Interview: Eric Bach on gaining muscle, bro splits, and how to pick a good trainer

Many of you know that I’m a contributor at Roman Fitness Systems.  That was one of the first fitness sites I ever started reading, and Eric Bach was one of the first fitness coaches I became familiar with through the articles he wrote for RFS.

Eric impressed me with his knowledge of workout programming, his love of front squats, and his willingness to use swear words in his articles.  So I invited him to do an interview and share some of his advice on building muscle, getting string without getting fat, and getting the most out of online fitness coaching.

Bio: Eric Bach, BS, CSCS, Pn1 is a Strength Coach, author, and business mentor to trainers at Bachperformance.com. He specializes in helping busy guys maintain their athleticism and look better naked without living in the gym. Residing in Denver, Colorado, Eric enjoys traveling with his wife Lauren, good bourbon, and Packers Football. Grab your free eBook 25 Expert Tips to Maximize Muscle Growth here. eBook 25 Expert Tips to Maximize Muscle Growth here

Who are your readers, and how do most of them find you?  

The majority of my readers are men age 20-40 with a fair number of them being ex-athletes, coaches, and busy guys. I’ve written one or two blog posts every week for the past four years, so most folks have read something I published on Bachperformance.com, T-Nation, or other fitness related sites.

What are the biggest mistakes you see people making when they want to bulk up?

The biggest mistake most people make when trying to bulk up is trying to change too many things at once. To sustain any goal or fitness habit you must break things into chunks. More often than not, people try to find the perfect bodybuilding routine that has then trained six times per week.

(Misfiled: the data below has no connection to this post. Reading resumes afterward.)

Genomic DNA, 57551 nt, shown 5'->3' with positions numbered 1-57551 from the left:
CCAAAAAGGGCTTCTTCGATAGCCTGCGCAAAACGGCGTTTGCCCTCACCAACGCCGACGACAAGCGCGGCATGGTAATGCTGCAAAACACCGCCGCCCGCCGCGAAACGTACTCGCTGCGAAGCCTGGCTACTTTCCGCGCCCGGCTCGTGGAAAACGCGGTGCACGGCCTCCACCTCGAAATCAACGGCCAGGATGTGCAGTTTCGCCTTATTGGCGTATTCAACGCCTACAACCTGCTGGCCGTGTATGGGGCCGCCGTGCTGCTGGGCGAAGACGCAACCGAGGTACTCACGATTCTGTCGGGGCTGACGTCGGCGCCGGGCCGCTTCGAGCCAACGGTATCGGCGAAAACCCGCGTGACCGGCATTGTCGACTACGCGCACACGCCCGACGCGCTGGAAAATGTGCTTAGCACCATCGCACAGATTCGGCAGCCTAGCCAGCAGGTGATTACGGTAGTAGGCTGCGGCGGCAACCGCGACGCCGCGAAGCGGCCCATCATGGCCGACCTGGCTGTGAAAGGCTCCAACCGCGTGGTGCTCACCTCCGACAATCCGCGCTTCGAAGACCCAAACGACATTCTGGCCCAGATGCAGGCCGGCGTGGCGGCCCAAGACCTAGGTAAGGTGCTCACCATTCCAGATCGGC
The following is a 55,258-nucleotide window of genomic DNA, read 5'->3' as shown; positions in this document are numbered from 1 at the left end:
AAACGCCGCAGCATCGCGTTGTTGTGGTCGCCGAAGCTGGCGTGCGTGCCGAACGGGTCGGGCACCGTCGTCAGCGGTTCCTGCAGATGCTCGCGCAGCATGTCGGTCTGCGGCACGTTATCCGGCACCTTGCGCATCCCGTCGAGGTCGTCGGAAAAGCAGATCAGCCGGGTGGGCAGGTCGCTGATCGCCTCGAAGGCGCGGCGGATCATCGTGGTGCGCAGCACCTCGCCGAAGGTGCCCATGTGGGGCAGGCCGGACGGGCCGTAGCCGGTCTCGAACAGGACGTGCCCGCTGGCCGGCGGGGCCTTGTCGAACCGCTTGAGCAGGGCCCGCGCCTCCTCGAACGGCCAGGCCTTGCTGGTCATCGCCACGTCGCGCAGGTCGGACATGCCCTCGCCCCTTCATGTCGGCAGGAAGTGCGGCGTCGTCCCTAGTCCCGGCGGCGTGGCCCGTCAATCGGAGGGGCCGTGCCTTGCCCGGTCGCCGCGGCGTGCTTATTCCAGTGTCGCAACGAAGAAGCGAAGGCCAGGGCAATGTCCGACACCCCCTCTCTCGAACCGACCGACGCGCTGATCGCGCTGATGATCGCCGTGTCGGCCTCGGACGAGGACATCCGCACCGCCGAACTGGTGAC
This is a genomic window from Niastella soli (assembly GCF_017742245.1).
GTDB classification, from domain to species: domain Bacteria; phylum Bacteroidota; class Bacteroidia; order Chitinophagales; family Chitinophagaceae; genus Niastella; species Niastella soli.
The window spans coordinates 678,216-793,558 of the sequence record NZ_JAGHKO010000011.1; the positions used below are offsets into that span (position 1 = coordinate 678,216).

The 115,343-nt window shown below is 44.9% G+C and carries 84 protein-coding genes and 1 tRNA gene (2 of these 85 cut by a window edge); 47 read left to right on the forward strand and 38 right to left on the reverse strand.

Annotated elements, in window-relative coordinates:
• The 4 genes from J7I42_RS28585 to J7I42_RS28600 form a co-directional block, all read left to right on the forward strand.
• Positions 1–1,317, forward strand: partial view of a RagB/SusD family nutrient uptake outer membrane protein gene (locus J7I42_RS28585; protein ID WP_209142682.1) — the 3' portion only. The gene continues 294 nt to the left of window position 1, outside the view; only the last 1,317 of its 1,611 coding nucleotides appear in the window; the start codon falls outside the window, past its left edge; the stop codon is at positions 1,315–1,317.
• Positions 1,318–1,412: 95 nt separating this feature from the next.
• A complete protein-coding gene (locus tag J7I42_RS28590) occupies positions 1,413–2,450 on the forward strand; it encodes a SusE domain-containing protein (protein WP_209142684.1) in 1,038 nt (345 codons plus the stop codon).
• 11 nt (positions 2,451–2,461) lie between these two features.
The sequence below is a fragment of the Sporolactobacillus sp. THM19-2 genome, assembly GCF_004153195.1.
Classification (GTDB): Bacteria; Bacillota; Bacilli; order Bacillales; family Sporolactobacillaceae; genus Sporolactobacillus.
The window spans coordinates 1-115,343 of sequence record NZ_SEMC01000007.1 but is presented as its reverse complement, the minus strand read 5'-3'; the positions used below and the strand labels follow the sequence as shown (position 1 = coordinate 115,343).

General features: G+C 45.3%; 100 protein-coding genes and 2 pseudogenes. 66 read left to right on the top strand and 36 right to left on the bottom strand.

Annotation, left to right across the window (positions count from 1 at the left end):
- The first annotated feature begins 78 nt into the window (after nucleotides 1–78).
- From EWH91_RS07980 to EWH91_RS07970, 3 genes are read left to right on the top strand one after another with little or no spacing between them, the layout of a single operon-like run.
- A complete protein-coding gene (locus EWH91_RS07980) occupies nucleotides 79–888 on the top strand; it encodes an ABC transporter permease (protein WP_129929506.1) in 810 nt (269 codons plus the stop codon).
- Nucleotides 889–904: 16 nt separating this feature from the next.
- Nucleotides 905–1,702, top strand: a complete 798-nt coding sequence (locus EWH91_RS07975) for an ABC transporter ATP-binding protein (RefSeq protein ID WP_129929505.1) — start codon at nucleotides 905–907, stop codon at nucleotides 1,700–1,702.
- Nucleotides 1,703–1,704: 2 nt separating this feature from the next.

While there’s nothing wrong with training six times per week. There’s little chance you’ll sustain six workouts per week if you’ve got a demanding job, busy family life, and a commute on both ends of your day. Instead, you’re better off finding a plan that is sustainable and allows consistent training and progressive overload.
The imperfect training plan done consistently is better than the perfect plan done inconsistently.

What kind of training frequency, volume, and splits do you favor for muscle growth?  And does it change as the trainee gets more advanced?

The more frequent you workout the better for muscle growth. When looking at what drives the muscle building process, the most important parts are creating sufficient tension in the muscles, metabolic tension, and protein synthesis. Therefore, the more often we can create these factors, the greater the potential for growth.
Regarding training splits, I’m a huge fan of push, pull, lower and push-pull splits. You can do both variations with high frequency as long as intensity and volume within each workout are kept in check. Frequent stimulus begets frequent protein synthesis and thus, more potential growth.

For muscle growth, do you think it’s better to take longer rests between sets or keep rest periods to a minimum?